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Hop a plane to southeast Asia and you'll be spoiled for choice with countries to explore—and should you head to Malaysia, you'll find many adventures waiting for you in its capital of Kuala Lumpur. Frenetic, humid and haphazard, there's much to see in this bustling multicultural city.

Kuala Lumpur, with the Petronas Towers on the (Claudio Ventrella/istockphoto)

Ever wanted to scale the heights of one of the tallest buildings in the world? Live out your Entrapment dreams and head to Kuala Lumpur's Petronas Towers. Opened in 1999, the 88-story towers (joined by a skybridge 558 feet above the ground) rank in the top ten tallest skyscrapers in the world, and they're a distinctive addition to the city's skyline. If you navigate through the Suria KLCC mall on the lower levels, you can buy a ticket to get yourself up to both the skybridge and viewing platform on level 86. The elevators are hot and jam-packed with fellow tourists, but the virtual windows surrounding you—depicting the view outside the tower as you ascend it—are pretty neat.

As for the towers themselves, the buildings really are quite something—you'll get a close look at the other tower from the top viewing level, which is a fantastic perch perfect for capturing spectacular photos out over the city. The rest of the city's buildings pale in comparison to the towers' height.

Islam is the official religion of Malaysia, and there are many beautiful, intricate mosques visitors can check out. These are truly spectacular to see in person, and the obvious choice in Kuala Lumpur is the National Mosque.

The National Mosque (Mentary Merah / Shutterstock.com)

Built after the country gained independence from Britain, the ornate mosque is surrounded by huge gardens and has a capacity of 15,000 people. There are special visiting times for non-Muslims (so as not to clash with prayer times) and, while it's a good idea to dress modestly ahead of time, extra clothes are available at the entrance.

Like every other city, KL has a hop-on hop-off bus making the rounds of the city center. It'll take you past all the main attractions in town—very worth checking out if you want a break from traipsing around in the sweltering humidity (the temperature hovers around the late 80s to early 90s year-round).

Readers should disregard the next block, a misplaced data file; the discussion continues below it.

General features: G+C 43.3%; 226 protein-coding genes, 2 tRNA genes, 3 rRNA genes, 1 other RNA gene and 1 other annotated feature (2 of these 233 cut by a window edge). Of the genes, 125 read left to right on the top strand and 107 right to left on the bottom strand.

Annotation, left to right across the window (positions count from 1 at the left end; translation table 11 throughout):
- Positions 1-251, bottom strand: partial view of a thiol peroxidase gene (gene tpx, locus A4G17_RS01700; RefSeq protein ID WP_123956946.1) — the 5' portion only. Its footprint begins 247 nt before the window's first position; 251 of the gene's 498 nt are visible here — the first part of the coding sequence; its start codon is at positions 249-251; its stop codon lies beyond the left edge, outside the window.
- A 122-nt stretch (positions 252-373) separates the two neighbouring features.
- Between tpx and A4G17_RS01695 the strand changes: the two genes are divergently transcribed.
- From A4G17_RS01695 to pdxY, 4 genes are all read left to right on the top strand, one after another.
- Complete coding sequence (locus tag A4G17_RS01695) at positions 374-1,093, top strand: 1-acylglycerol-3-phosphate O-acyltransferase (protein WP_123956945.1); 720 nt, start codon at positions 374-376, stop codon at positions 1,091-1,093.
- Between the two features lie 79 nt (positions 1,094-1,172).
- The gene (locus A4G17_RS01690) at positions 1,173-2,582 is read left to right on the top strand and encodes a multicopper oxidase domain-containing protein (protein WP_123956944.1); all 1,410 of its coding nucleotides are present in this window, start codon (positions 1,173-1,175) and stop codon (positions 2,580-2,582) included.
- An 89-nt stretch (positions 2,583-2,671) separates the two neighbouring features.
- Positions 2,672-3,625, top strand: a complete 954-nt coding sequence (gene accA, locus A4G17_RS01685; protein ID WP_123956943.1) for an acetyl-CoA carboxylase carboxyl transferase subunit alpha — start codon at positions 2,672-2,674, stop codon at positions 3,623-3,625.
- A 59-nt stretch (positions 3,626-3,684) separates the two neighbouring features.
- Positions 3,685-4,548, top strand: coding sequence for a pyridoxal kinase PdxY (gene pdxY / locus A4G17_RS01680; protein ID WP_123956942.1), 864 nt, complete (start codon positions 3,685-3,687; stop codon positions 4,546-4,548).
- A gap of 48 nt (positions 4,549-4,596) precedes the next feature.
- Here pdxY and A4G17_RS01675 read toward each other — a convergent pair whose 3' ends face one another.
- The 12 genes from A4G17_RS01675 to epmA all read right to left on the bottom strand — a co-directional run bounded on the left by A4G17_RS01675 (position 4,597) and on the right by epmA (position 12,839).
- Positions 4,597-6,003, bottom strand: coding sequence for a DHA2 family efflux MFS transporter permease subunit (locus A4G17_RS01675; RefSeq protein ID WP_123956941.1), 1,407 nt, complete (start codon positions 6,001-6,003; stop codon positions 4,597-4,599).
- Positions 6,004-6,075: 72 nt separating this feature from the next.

The city has an abundance of shopping centers to cater to your shopping needs, just waiting to coax some serious cash out of your wallet—the currency conversion rate is $1 USD for 4 Malaysian ringgit). The mega malls—many located in the tourist and entertainment hub of Bukit Bintang— are loaded with familiar and foreign brands, and part of the reason to visit them is the unusual themes some have going on. If you've ever wanted to shop inside a giant stone replica of a pyramid and the Great Sphinx (and maybe do some ice skating while you're there), you're all set at the Sunway Pyramid mall in Petaling Jaya.

Jalan Tuanku Abdul Rahman (MyLifeStory/flickr)

Before megamalls flooded KL, the place to shop was Jalan Tuanku Abdul Rahman. Visit the pre-war buildings and pick up some local wares. The best time to hit up Jalan TAR and its alleys is on a Saturday night, when the streets are closed to traffic and the area flips into night market mode.

A night market in Kuala Lumpur (FotoVoyager/istockphoto)

You'll be able to grab some local eats from hawkers while you're there—taste real Malaysian cuisine, a fusion of Malay, Chinese and Indian delicacies. For just a few ringgit, you can try some seriously tasty dishes like local favorites nasi lemak, chicken or beef rendang, and ayam masak merah. Pair it with teh tarik or lychee drink for a true Malaysian experience.

When it comes to local flavors, you must sample the exotic fruits native to southeast Asia. Sample one of the many relatives of lychees, and if you're brave, hold your nose and savor some durian. Its smell has been described as like rotting flesh and sewage; it once caused a leaking gas evacuation at a hospital in Australia. It's been banned on public transport for that very reason, but you can easily find the whole fruits at street-side stalls, or various durian-inspired treats around the place.

Entrance to Batu Caves (mydeuter/istockphoto)

Drive north to the edge of Kuala Lumpur to see some of its most distinctive natural formations—the Batu Caves. The limestone caverns are home to a Hindu temple and shrine, and there are three main caves to explore. You'll easily be able to spot the Batu Caves from the large statue of Hindu deity Murugan at the entrance.

If you make the steep 272 step journey to the top, not only will you get to lay your eyes upon some stunning natural wonders, but you'll get a great view of the city center too. Watch out for the monkeys, and if in trouble, take a leaf out of one Yelper's book: "The monkeys will be aggressive but thanks to my Caesar Milan dog whisperer skills of calm and assertive energy they did not attack me."